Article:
Jutta Staubus

I am always proud to work here.


The journey from her home to her workplace takes just a few minutes. And, when she talks about her work, Jutta Staubus sounds like she’s telling stories from her living room. “I’ve been with Viessmann in Allendorf for 40 years,” says the 56-year-old. “I’ve always felt comfortable here.” At 16, she began her apprenticeship as a Power Systems Electronics Technician; she was the first woman to do such training at that time. “I enjoyed tinkering with radios as a young girl. So, I wanted to do something with electronics after school.”

Everyone thought I could do it, except me.

Jutta Staubus Line Manager

After the apprenticeship I worked in production, built adapters and test systems, and repaired circuit boards. In the early nineties, when her three children were born, she reduced her working hours to half-days for 15 years. Since then, she has worked full-time again. In spring 2018, it almost felt like a test of courage when she discovered the internal job advertisement for a Line Manager. “I asked myself: aren’t I too old for this?” Could she handle being in charge of nearly two dozen people assembling circuit boards and casings? “Everyone thought I could do it, except me,” she remembers, giggling.

Family-friendly working conditions

She applied anyway and got the job. For two years now, as Line Manager, she has been organizing her 21 employees in two shifts. “Apart from the male Process Supervisor, they are all women.” Why? “Probably because women have better dexterity.” Plus, the working conditions are family-friendly: many work a half-day of four hours, “that makes things easier for women with children.”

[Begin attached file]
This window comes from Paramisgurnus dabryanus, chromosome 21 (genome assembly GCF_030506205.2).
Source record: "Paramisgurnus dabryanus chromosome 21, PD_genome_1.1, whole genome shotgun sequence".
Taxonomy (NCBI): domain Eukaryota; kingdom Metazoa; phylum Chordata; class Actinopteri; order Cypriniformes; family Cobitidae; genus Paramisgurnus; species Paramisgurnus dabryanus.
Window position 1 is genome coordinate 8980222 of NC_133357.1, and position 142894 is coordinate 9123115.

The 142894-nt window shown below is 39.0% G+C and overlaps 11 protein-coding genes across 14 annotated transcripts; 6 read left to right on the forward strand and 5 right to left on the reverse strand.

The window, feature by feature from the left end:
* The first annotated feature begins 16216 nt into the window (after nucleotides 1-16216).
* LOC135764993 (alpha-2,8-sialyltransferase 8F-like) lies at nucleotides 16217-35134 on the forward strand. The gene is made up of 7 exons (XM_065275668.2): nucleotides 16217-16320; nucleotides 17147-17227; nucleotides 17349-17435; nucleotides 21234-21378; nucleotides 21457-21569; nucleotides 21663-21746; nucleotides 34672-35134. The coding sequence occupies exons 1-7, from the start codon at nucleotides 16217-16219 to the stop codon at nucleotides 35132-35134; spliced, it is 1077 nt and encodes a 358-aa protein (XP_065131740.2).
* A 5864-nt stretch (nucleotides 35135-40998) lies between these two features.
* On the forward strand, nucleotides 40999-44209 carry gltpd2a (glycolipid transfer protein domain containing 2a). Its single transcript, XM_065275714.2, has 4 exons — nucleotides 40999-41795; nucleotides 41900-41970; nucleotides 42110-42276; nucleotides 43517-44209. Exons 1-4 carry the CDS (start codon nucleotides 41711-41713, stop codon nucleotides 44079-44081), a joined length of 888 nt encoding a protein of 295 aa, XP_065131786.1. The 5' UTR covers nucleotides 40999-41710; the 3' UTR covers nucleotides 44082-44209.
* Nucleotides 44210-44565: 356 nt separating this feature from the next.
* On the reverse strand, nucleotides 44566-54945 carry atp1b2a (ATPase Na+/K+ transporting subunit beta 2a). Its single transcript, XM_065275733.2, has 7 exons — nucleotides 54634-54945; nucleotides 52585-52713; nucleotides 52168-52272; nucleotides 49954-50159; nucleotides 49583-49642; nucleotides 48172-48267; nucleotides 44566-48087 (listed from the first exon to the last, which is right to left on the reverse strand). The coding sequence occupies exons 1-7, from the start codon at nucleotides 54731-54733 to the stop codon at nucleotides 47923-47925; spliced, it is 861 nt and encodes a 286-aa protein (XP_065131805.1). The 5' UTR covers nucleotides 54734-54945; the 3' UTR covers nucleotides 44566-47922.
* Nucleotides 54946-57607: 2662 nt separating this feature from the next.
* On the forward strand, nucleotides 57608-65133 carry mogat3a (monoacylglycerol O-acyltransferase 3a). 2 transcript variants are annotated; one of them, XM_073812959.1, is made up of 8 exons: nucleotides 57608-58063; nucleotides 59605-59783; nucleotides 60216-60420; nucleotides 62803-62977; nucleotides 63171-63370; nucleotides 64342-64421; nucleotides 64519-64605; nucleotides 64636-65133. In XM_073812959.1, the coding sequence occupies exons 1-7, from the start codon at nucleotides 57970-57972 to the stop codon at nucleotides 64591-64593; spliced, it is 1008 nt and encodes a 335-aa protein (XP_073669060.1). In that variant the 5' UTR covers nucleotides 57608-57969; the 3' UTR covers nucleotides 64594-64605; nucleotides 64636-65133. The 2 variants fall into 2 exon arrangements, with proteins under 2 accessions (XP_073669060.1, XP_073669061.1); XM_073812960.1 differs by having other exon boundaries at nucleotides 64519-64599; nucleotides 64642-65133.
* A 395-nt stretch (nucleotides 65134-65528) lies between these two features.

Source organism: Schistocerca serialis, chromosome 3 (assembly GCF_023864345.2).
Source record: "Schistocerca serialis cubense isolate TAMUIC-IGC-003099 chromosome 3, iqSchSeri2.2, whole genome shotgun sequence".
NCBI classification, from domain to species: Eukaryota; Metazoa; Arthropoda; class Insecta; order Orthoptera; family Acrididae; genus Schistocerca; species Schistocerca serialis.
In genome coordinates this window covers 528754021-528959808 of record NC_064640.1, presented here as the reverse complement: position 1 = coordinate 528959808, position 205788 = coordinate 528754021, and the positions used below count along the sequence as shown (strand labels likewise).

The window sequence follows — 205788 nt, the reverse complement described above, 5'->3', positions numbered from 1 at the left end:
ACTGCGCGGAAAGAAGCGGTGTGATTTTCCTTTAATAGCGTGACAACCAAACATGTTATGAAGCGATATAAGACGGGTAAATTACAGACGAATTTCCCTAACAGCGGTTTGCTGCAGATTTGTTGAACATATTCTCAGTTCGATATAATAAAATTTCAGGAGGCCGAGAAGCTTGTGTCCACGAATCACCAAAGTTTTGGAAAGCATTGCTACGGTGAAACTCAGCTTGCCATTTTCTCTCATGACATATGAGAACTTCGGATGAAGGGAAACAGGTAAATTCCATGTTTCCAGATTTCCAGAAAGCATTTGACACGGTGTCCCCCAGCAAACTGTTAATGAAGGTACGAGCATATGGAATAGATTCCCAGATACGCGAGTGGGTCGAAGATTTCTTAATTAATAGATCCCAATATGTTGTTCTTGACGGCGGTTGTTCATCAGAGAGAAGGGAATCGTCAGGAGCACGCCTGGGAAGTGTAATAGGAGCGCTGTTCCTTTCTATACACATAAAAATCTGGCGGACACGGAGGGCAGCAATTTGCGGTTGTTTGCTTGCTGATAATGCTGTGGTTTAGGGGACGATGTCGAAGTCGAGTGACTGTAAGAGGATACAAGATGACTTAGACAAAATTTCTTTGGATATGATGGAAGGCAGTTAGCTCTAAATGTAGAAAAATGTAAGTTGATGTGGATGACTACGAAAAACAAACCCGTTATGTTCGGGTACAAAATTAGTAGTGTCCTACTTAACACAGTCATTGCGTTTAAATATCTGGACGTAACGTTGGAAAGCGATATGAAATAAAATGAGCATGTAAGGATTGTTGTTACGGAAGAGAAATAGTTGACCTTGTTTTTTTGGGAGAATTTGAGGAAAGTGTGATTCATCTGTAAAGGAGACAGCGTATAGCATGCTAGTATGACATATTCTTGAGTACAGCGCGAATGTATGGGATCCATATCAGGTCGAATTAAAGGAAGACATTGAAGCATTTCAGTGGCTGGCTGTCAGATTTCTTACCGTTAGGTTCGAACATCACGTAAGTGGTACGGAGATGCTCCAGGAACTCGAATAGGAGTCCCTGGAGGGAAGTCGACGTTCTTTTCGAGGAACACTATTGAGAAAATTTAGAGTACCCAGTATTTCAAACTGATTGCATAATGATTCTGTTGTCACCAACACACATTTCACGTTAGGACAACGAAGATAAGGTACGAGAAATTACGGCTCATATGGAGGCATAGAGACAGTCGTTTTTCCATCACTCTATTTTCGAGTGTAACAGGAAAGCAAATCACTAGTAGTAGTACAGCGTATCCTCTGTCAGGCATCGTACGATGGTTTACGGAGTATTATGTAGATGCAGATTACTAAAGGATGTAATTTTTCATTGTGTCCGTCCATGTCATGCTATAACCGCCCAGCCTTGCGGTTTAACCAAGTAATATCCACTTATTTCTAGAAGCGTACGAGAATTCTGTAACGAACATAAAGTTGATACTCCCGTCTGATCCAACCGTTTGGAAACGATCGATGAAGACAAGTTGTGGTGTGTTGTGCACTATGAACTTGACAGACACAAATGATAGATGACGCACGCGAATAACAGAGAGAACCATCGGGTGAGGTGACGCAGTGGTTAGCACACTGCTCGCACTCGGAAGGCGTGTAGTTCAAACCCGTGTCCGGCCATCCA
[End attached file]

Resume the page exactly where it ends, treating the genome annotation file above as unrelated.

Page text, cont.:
One to three employees sit in six U-shaped production cells and add around 35 components that can be better installed by hand to automatically preassembled circuit boards. “In the past, these were all components I could put on the circuit board by hand,” says Jutta. “Today, the components are getting smaller and smaller and run through automatic machines. This SMD is beyond repair.” SMD stands for surface-mounted device, which is soldered directly onto the circuit board.

Productivity from feel-good factor

The piece rate once typical no longer exists. “Each line has a target agreement and must achieve this at the end of four months.” This creates leeway for the workload and prevents the production routine from becoming too dull. Experienced team members and newcomers will average out over a longer period of time, and not everyone will be on the same form all the time. 

I appreciate the reliability of Viessmann most of all.

Jutta Staubus

But as much as Jutta Staubus is at home in electronics – “at 56 I have difficulties with digitalization, and I’m glad the young people are there.” She has also been a member of the works council for ten years, is the contact person for her colleagues, and knows how much the feel-good factor plays a part in productivity. “I’m always proud to work here,” she says. In the community of 5 600 people in Allendorf (Eder) in northern Hesse, it means a lot to belong to Viessmann.  

The fact that the master locksmith Johann Viessmann, who started out in Hof in Bavaria by building and repairing agricultural and production machinery, moved to Hesse in 1937, and developed a global corporation for heat generators there in the decades to follow, has given the entire region in the upper Eder Valley a huge sense of self-respect. “I appreciate the reliability of Viessmann most of all,” says Jutta. “We get our money on time, can go on vacation, and our jobs are safe.”

But also the certainty of working for a company that is socially active, that supports sick and disabled people, people who are in economic need, through three foundations, and that helps with other charitable causes. All this is part of the pride of working for Viessmann.